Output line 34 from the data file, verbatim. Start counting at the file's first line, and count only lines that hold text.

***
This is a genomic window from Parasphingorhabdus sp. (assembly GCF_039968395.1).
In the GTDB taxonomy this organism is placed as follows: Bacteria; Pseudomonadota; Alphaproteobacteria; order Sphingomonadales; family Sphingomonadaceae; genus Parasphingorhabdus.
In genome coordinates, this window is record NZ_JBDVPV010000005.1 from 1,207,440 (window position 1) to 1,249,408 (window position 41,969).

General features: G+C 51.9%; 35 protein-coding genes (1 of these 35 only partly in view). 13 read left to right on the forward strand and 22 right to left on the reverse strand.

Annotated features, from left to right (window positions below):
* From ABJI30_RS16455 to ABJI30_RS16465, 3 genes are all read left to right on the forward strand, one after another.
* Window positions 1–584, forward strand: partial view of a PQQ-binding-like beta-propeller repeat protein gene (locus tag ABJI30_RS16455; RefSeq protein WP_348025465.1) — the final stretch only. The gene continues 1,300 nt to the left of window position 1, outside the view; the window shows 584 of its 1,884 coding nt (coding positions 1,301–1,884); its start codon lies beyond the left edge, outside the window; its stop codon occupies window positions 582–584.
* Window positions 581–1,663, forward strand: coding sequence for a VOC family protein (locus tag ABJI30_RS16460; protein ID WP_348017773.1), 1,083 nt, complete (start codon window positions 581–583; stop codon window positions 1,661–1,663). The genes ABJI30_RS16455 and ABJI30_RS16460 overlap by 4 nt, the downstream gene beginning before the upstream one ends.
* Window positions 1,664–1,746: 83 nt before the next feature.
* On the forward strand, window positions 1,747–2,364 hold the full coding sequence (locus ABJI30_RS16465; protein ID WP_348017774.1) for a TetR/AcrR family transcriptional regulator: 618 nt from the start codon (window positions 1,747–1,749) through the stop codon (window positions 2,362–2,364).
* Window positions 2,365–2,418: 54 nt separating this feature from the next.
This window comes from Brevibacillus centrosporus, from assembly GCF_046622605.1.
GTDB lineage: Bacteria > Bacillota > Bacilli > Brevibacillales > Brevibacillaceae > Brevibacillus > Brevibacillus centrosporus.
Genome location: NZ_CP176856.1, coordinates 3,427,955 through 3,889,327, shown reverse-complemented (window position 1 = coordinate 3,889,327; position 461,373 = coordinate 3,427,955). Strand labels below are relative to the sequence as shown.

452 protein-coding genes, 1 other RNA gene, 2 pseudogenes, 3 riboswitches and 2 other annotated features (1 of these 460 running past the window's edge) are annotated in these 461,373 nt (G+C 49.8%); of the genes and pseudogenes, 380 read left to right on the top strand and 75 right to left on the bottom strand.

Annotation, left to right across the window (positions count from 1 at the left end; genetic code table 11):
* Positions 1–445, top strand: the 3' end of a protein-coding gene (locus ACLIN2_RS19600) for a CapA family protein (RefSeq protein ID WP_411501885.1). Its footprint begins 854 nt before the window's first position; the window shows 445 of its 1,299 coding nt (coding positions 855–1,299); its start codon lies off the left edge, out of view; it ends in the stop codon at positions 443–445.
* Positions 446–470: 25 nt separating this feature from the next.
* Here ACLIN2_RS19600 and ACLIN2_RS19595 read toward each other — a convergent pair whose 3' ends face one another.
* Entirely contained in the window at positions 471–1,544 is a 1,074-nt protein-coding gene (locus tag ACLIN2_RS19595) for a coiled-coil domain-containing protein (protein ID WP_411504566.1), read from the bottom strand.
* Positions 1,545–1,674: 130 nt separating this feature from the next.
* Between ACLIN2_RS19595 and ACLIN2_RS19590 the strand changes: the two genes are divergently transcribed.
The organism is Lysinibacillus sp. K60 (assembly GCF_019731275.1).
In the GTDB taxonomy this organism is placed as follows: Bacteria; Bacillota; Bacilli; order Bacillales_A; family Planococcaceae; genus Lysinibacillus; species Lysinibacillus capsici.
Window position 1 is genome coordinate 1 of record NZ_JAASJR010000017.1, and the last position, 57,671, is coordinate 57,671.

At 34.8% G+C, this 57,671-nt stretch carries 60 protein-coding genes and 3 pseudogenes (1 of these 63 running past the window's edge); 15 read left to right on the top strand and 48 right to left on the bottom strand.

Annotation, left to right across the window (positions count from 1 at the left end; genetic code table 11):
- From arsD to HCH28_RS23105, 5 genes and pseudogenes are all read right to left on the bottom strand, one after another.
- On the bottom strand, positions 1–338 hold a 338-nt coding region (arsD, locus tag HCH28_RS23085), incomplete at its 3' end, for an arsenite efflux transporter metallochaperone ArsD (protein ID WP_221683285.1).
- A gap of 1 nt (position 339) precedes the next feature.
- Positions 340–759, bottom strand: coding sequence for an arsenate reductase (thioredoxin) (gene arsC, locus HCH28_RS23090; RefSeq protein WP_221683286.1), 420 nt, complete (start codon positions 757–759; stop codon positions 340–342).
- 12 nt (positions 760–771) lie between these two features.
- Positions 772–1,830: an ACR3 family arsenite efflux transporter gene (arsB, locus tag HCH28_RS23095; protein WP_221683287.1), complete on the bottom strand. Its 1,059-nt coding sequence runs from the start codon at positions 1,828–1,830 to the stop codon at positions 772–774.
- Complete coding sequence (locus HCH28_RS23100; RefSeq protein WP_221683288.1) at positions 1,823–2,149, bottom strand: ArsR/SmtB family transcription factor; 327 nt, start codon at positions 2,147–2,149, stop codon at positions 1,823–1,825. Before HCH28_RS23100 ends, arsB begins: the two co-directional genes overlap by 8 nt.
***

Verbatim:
- Complete coding sequence (locus HCH28_RS23100; RefSeq protein WP_221683288.1) at positions 1,823–2,149, bottom strand: ArsR/SmtB family transcription factor; 327 nt, start codon at positions 2,147–2,149, stop codon at positions 1,823–1,825. Before HCH28_RS23100 ends, arsB begins: the two co-directional genes overlap by 8 nt.